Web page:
Election fact check: Stolen gold and suspended license; we investigate Senate District 30 race

Danielle Ohl
Contact Reporterdohl@capgaznews.com

The general election is about a month away, so of course it’s time for campaign attack ads and fliers.

The latest are coming from the state senate race in District 30.

The Maryland Democratic Senate Caucus Committee sent out fliers condemning Republican candidate and former delegate Ron George for getting caught in an undercover sting investigating jewelers buying stolen jewelry. The Maryland Republican party responded with a digital campaign on its website chastising Democratic candidate Sarah Elfreth for a texting and driving citation that went unpaid.

The anti-George ad alleges the Main Street jeweler was caught in an undercover investigation into the sale of stolen jewelry and then tried to change the law to benefit his business. The flier features a Baltimore Sun clipping describing raids of 18 stores in violation of jewelry sale regulations, including George’s.

Police did raid Ron George Jewelers in December 2008. But what the flier lacks is context.

George said the undercover police officer who visited his store posed as a poor, embarrassed man looking for some money before the holiday season. He said the officer came in twice, looking to sell a small broken chain worth no more than $15.

Feeling badly for the man, George wrote him a check for $60 and told him to keep the chain. Hours later, one of the sales associates approached George and told him the man left the broken chain on the counter. George did not fill out the paperwork required for jewelry transactions.

Police raided the store on Dec. 23 and seized jewelry pieces from George’s workbench that he said were not stolen. Police eventually returned the jewelry to him and his customers, and he did not pay fines on the seized pieces, he said.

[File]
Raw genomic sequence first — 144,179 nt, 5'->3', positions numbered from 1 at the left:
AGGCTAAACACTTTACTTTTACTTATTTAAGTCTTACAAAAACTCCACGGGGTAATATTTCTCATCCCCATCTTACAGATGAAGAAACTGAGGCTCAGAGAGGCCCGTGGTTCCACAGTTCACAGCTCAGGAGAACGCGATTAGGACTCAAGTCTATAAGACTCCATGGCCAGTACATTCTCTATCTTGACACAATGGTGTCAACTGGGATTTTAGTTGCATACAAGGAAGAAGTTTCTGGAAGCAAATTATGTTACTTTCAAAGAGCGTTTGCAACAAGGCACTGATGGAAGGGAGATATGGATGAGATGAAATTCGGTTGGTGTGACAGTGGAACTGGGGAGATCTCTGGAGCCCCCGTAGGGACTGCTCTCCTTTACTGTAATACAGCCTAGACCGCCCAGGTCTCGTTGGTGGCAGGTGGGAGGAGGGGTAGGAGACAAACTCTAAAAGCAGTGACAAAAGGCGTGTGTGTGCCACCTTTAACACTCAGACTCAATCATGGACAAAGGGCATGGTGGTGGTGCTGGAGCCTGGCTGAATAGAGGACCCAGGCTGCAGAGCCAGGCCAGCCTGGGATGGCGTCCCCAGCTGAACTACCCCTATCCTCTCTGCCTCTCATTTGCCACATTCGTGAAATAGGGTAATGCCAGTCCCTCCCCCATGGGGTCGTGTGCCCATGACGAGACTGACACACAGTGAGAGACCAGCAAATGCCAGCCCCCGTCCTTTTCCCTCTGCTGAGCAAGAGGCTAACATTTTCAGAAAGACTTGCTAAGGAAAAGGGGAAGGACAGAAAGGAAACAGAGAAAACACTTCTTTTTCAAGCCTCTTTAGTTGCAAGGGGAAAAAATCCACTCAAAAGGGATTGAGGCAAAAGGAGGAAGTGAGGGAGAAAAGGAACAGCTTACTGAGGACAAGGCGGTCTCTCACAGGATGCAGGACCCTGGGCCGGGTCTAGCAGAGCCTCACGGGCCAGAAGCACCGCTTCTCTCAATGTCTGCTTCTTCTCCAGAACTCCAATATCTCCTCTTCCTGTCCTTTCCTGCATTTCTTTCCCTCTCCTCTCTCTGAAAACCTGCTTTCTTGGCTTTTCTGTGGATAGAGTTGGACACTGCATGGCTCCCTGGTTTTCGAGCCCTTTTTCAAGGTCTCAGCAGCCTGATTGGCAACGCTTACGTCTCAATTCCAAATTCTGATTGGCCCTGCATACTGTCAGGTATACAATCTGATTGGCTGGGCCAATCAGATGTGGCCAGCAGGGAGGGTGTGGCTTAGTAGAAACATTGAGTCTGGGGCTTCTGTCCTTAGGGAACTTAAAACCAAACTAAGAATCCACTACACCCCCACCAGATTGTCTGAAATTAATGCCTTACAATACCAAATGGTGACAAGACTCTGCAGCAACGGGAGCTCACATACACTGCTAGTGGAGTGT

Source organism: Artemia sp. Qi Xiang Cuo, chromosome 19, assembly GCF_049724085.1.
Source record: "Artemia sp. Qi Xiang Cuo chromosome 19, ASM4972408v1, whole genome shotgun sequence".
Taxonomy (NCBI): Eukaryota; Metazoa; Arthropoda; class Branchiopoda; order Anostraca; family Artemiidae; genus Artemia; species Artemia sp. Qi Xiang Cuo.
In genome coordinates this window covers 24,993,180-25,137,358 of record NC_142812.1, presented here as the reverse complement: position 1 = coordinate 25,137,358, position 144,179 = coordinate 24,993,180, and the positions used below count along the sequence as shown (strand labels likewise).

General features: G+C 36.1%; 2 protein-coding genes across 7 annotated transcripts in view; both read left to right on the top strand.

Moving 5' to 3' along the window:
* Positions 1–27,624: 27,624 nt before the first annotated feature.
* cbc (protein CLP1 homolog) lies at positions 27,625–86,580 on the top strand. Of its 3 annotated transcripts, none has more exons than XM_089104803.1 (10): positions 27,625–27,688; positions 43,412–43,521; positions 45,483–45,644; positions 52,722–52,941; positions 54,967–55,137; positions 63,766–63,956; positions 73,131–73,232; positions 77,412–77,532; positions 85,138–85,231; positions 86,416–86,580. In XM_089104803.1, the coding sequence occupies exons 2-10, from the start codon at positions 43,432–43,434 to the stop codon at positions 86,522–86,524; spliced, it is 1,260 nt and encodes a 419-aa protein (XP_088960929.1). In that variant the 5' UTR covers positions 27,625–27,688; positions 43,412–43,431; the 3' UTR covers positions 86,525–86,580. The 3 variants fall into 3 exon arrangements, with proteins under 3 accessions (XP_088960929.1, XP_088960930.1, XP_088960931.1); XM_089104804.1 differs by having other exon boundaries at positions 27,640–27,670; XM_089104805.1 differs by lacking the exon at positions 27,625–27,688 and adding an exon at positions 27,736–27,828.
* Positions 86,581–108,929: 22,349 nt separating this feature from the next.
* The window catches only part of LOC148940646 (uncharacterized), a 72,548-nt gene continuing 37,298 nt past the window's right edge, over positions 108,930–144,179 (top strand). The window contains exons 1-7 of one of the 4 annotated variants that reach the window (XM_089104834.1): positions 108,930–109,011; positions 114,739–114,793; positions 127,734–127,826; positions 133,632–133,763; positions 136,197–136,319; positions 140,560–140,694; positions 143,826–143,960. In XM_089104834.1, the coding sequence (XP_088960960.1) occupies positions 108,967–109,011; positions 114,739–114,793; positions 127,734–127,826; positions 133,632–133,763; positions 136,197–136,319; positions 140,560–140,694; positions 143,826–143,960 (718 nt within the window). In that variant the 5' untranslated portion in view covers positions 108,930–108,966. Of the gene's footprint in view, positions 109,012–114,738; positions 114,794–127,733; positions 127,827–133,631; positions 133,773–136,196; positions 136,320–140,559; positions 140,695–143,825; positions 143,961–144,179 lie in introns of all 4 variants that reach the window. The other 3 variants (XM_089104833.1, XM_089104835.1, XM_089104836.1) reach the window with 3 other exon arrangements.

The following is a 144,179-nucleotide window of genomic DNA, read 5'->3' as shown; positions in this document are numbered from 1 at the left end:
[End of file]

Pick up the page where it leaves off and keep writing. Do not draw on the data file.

George did pay a fine for improper paperwork, he said, on the advice of his attorney. On the forms required by state law to accompany any jewelry sale, there is a comments section, which George said he filled out with additional information to help the police. In a few cases, this was considered “altering” the paperwork, he said.

The flier also calls out George for trying to change the law to benefit his business after the sting. George, during his time as a delegate, did submit an amendment to exempt jewelers from filing paperwork if the second-hand jewelry was acquired for custom work, repairs or remounting.

“You know your industry better than anyone,” George said in defense of his amendment, which ultimately failed.

Elfreth’s situation is a little less complicated.

The Maryland Republican ad chastises her for being “irresponsible” and “refusing” to pay her fine. It goes on to allege she drove for about a month with a suspended license.

Here’s what happened: Police in April pulled her over on West Street while she sent an email from her phone. She was given a ticket that she forgot to pay, she said.

Maryland Casesearch, an online database of criminal and civil infractions, lists that her license was suspended in May. But The Capital reviewed an Elfreth's driving record, which lists her license was suspended on July 11. She realized the lapse and paid the fine on July 23.

“This is one of those things where I was wrong,” she said. “It was wrong of me to have done it. I learned my lesson, I paid the fine, I went to the class. No one is perfect, and we’ve all done small things that are wrong.”

She said it’s the only negative thing she’s done, so that’s why the GOP seized on it.

Elfreth and George said they did not have prior knowledge of the ads run on their behalf. But they both had something to say about the other.

“I have never used a position of power to change the law to benefit myself,” Elfreth said of George’s amendment. “He got in trouble with the law and then when he was a delegate he tried to change the law to benefit his business. That’s the kind of thing people are tired of.”

“The thing is, that’s a two-way road right there so if you’re going 35, 45 mph, and there’s oncoming traffic, its still serious,” George said. “I’m uncomfortable with these kind of things. … But will say this, I would be livid if they were twisting facts like what this (the jewelry ad) did. I would be livid; that’s unfair to do to anybody. At least that (the Elfreth ad) is factual.”

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